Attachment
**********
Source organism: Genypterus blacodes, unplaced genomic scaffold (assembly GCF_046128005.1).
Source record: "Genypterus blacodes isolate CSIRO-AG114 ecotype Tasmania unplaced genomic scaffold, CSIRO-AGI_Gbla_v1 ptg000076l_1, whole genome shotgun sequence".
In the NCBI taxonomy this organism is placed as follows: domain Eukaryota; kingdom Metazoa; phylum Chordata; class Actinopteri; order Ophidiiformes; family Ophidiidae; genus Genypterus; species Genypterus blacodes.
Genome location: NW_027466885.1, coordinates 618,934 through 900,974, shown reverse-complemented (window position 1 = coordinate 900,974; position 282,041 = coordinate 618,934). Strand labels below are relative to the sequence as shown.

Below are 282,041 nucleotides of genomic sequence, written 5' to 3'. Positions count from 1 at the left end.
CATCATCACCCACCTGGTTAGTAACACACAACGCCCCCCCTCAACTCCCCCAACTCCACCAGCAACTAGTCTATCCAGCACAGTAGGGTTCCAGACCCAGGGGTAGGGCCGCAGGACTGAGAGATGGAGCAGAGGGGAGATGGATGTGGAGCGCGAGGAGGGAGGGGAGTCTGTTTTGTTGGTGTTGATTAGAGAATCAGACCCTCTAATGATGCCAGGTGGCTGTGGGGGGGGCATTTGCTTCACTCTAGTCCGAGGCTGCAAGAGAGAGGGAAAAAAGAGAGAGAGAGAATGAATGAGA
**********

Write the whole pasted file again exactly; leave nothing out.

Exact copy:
Source organism: Genypterus blacodes, unplaced genomic scaffold (assembly GCF_046128005.1).
Source record: "Genypterus blacodes isolate CSIRO-AG114 ecotype Tasmania unplaced genomic scaffold, CSIRO-AGI_Gbla_v1 ptg000076l_1, whole genome shotgun sequence".
In the NCBI taxonomy this organism is placed as follows: domain Eukaryota; kingdom Metazoa; phylum Chordata; class Actinopteri; order Ophidiiformes; family Ophidiidae; genus Genypterus; species Genypterus blacodes.
Genome location: NW_027466885.1, coordinates 618,934 through 900,974, shown reverse-complemented (window position 1 = coordinate 900,974; position 282,041 = coordinate 618,934). Strand labels below are relative to the sequence as shown.

Below are 282,041 nucleotides of genomic sequence, written 5' to 3'. Positions count from 1 at the left end.
CATCATCACCCACCTGGTTAGTAACACACAACGCCCCCCCTCAACTCCCCCAACTCCACCAGCAACTAGTCTATCCAGCACAGTAGGGTTCCAGACCCAGGGGTAGGGCCGCAGGACTGAGAGATGGAGCAGAGGGGAGATGGATGTGGAGCGCGAGGAGGGAGGGGAGTCTGTTTTGTTGGTGTTGATTAGAGAATCAGACCCTCTAATGATGCCAGGTGGCTGTGGGGGGGGCATTTGCTTCACTCTAGTCCGAGGCTGCAAGAGAGAGGGAAAAAAGAGAGAGAGAGAATGAATGAGA